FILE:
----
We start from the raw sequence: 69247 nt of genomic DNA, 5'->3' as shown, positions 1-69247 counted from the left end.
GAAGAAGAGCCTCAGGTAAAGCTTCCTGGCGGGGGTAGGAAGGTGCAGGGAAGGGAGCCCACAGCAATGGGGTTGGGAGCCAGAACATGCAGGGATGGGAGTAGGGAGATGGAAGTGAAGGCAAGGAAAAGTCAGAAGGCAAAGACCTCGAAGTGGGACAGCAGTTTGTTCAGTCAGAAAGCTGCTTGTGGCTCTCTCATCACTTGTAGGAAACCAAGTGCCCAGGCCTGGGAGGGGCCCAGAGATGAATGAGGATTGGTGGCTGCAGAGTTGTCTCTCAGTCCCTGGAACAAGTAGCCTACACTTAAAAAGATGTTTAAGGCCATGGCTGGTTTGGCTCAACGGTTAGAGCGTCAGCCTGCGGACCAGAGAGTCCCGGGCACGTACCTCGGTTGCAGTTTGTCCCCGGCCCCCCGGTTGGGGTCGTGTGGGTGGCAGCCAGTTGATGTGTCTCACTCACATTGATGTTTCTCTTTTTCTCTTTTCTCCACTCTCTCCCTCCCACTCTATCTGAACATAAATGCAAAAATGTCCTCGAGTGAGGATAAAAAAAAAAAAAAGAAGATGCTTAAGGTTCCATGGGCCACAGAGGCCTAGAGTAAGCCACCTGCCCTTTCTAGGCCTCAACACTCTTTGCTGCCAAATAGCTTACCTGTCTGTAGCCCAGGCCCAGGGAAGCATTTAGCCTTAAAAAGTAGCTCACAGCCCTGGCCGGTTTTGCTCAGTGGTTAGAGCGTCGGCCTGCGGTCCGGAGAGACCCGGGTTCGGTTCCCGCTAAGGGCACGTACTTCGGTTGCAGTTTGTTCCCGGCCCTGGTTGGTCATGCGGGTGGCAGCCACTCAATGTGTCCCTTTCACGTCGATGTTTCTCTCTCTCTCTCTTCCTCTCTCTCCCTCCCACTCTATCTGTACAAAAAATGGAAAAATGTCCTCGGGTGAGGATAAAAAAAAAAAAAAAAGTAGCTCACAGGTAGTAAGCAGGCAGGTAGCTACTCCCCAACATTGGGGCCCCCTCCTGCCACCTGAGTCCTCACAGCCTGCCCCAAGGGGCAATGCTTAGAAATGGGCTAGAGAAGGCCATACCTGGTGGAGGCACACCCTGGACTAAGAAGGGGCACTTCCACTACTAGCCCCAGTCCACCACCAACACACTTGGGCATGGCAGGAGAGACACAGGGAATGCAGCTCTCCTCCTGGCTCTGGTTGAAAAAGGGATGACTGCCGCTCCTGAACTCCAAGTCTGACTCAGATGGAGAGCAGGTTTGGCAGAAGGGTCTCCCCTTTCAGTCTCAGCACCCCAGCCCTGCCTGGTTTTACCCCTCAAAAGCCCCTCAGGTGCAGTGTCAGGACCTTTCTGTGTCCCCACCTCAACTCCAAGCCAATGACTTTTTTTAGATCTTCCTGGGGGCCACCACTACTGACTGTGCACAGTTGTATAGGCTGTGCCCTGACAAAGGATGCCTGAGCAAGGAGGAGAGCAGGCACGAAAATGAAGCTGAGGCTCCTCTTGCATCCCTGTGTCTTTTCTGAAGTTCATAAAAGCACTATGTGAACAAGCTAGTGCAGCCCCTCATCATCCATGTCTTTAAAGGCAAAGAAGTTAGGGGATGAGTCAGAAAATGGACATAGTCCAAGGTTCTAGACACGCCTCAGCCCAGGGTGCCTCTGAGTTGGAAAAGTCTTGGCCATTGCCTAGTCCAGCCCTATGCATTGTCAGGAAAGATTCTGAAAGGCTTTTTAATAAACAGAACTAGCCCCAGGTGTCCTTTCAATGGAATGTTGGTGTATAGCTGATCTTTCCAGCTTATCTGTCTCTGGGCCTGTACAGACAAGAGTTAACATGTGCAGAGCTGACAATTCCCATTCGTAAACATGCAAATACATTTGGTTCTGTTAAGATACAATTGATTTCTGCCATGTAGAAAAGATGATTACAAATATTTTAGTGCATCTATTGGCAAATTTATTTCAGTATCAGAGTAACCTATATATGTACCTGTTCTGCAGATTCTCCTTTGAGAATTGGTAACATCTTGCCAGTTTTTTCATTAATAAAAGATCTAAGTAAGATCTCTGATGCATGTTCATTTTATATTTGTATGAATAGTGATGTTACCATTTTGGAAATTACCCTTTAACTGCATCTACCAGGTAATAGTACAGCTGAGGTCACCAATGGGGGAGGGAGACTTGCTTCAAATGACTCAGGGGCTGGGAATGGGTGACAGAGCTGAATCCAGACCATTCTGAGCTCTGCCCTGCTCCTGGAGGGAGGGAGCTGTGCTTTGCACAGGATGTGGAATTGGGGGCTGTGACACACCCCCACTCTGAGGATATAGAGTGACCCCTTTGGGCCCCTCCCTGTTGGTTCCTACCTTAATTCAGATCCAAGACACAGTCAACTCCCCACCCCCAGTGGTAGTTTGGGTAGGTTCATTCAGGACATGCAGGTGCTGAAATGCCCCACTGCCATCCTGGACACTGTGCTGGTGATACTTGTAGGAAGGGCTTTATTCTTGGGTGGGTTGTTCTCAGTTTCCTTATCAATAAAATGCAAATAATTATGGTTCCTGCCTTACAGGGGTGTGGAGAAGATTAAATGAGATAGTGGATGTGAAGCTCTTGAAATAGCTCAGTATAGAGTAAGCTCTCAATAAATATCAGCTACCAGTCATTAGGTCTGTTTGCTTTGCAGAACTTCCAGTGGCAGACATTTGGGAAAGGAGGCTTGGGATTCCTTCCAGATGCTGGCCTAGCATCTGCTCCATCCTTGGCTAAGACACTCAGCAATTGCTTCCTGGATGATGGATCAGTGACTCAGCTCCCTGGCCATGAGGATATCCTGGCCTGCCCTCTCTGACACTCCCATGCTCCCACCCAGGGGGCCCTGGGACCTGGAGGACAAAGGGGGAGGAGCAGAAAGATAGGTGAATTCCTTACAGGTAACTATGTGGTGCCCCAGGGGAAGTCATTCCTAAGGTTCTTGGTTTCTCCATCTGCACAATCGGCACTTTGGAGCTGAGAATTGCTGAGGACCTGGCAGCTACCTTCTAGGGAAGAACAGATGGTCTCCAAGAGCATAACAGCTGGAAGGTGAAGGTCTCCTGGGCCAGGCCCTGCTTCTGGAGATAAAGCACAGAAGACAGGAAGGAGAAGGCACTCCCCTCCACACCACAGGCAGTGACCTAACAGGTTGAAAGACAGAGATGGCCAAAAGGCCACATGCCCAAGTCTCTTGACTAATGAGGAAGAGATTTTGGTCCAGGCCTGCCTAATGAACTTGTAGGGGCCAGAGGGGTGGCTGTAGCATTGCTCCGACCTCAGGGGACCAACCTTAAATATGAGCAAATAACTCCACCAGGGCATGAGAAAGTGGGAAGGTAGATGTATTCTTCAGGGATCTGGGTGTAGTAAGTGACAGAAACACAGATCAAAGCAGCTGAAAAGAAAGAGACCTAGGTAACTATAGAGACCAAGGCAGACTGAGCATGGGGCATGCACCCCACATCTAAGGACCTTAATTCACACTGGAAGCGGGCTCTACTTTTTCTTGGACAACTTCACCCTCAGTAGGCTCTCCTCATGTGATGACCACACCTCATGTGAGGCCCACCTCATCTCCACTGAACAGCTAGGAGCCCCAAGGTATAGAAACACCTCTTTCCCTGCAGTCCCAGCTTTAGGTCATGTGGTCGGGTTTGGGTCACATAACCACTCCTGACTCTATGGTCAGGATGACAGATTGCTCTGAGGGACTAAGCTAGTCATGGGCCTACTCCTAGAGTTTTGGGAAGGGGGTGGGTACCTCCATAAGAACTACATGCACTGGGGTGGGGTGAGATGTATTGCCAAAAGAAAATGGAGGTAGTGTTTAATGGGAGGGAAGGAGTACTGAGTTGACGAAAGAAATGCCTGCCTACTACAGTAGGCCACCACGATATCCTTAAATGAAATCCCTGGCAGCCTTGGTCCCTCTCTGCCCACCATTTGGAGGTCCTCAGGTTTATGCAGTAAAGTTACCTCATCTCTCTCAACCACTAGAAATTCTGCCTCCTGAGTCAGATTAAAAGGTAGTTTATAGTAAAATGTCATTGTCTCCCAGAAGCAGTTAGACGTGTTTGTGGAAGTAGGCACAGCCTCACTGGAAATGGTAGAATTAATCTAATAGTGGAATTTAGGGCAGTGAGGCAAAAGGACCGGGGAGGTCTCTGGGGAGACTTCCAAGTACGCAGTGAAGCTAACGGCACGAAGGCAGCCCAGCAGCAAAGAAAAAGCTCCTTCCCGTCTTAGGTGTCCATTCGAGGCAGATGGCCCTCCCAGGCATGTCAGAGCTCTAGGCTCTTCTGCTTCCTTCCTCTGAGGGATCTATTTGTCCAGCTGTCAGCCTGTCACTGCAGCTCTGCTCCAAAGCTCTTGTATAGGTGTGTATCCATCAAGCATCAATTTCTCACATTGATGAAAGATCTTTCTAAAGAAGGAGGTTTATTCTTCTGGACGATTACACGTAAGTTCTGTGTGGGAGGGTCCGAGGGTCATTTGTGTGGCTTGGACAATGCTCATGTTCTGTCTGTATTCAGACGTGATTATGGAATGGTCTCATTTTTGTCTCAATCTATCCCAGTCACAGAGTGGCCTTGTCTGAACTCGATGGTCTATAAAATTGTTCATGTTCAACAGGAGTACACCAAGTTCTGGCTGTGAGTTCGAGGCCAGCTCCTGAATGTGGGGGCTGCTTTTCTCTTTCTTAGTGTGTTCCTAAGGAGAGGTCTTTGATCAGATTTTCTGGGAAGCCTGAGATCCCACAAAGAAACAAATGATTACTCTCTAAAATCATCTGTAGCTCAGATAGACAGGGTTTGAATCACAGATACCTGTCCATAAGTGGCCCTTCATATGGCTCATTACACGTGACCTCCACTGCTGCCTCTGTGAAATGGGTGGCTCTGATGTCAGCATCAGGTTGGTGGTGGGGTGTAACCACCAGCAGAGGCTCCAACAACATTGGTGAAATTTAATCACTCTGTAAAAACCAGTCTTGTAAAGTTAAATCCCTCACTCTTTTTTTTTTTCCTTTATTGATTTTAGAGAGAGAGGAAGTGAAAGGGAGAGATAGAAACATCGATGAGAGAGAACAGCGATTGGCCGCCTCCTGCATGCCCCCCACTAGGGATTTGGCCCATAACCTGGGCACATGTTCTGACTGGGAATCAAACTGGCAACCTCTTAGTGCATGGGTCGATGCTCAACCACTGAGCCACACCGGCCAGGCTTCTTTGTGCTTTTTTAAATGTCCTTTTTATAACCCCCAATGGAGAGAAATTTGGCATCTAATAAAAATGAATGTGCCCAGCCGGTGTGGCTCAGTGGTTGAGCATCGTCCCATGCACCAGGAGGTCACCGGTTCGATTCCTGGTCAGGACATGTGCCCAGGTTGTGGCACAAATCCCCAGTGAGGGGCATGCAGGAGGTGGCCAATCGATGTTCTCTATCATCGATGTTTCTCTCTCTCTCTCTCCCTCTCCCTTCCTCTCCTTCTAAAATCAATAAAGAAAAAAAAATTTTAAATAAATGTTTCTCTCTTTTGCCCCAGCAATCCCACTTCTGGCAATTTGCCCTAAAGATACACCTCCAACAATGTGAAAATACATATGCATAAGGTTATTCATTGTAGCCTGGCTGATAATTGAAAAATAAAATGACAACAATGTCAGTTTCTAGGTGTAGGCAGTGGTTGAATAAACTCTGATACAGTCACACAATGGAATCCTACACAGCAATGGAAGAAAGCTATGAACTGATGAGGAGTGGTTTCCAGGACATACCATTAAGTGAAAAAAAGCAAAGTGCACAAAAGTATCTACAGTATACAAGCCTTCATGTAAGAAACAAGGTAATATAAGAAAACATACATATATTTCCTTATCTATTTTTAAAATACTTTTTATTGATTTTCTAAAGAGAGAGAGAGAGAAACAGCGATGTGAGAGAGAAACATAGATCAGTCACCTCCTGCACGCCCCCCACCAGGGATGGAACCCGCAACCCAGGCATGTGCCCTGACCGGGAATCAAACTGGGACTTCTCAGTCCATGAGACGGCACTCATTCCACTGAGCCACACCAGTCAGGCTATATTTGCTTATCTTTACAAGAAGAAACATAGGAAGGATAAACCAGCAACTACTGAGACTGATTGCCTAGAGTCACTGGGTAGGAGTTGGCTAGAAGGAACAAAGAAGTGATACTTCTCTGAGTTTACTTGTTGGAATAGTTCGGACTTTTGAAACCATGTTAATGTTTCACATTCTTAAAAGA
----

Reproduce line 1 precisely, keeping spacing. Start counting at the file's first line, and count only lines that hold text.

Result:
We start from the raw sequence: 69247 nt of genomic DNA, 5'->3' as shown, positions 1-69247 counted from the left end.